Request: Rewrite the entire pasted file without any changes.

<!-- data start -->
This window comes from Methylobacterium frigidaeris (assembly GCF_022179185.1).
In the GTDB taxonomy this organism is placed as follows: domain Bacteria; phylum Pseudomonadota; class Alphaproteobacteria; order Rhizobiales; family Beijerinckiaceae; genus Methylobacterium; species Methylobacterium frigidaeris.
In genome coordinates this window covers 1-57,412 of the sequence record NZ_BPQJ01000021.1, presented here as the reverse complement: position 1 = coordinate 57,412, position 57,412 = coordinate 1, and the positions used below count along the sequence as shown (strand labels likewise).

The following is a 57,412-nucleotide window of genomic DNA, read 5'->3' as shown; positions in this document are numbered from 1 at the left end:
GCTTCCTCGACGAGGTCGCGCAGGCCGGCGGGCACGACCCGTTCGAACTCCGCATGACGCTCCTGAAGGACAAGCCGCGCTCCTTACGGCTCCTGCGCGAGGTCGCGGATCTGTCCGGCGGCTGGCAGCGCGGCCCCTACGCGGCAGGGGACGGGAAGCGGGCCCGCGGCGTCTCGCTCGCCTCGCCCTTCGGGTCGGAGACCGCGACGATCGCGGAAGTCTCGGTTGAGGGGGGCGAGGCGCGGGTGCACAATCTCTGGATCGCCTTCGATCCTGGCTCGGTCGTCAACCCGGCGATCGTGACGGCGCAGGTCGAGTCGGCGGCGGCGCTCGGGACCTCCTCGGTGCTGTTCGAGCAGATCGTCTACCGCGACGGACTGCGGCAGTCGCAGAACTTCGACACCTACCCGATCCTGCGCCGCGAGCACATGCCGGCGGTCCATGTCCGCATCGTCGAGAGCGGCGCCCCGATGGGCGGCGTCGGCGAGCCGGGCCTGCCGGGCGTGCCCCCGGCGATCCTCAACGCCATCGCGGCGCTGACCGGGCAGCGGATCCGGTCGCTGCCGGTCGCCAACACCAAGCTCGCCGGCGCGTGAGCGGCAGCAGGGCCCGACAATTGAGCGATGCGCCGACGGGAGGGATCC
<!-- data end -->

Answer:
This window comes from Methylobacterium frigidaeris (assembly GCF_022179185.1).
In the GTDB taxonomy this organism is placed as follows: domain Bacteria; phylum Pseudomonadota; class Alphaproteobacteria; order Rhizobiales; family Beijerinckiaceae; genus Methylobacterium; species Methylobacterium frigidaeris.
In genome coordinates this window covers 1-57,412 of the sequence record NZ_BPQJ01000021.1, presented here as the reverse complement: position 1 = coordinate 57,412, position 57,412 = coordinate 1, and the positions used below count along the sequence as shown (strand labels likewise).

The following is a 57,412-nucleotide window of genomic DNA, read 5'->3' as shown; positions in this document are numbered from 1 at the left end:
GCTTCCTCGACGAGGTCGCGCAGGCCGGCGGGCACGACCCGTTCGAACTCCGCATGACGCTCCTGAAGGACAAGCCGCGCTCCTTACGGCTCCTGCGCGAGGTCGCGGATCTGTCCGGCGGCTGGCAGCGCGGCCCCTACGCGGCAGGGGACGGGAAGCGGGCCCGCGGCGTCTCGCTCGCCTCGCCCTTCGGGTCGGAGACCGCGACGATCGCGGAAGTCTCGGTTGAGGGGGGCGAGGCGCGGGTGCACAATCTCTGGATCGCCTTCGATCCTGGCTCGGTCGTCAACCCGGCGATCGTGACGGCGCAGGTCGAGTCGGCGGCGGCGCTCGGGACCTCCTCGGTGCTGTTCGAGCAGATCGTCTACCGCGACGGACTGCGGCAGTCGCAGAACTTCGACACCTACCCGATCCTGCGCCGCGAGCACATGCCGGCGGTCCATGTCCGCATCGTCGAGAGCGGCGCCCCGATGGGCGGCGTCGGCGAGCCGGGCCTGCCGGGCGTGCCCCCGGCGATCCTCAACGCCATCGCGGCGCTGACCGGGCAGCGGATCCGGTCGCTGCCGGTCGCCAACACCAAGCTCGCCGGCGCGTGAGCGGCAGCAGGGCCCGACAATTGAGCGATGCGCCGACGGGAGGGATCC